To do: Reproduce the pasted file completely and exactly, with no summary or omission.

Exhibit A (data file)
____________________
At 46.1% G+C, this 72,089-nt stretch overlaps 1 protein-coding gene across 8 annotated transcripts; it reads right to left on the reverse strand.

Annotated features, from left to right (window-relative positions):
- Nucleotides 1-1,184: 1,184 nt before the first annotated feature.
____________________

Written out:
At 46.1% G+C, this 72,089-nt stretch overlaps 1 protein-coding gene across 8 annotated transcripts; it reads right to left on the reverse strand.

Annotated features, from left to right (window-relative positions):
- Nucleotides 1-1,184: 1,184 nt before the first annotated feature.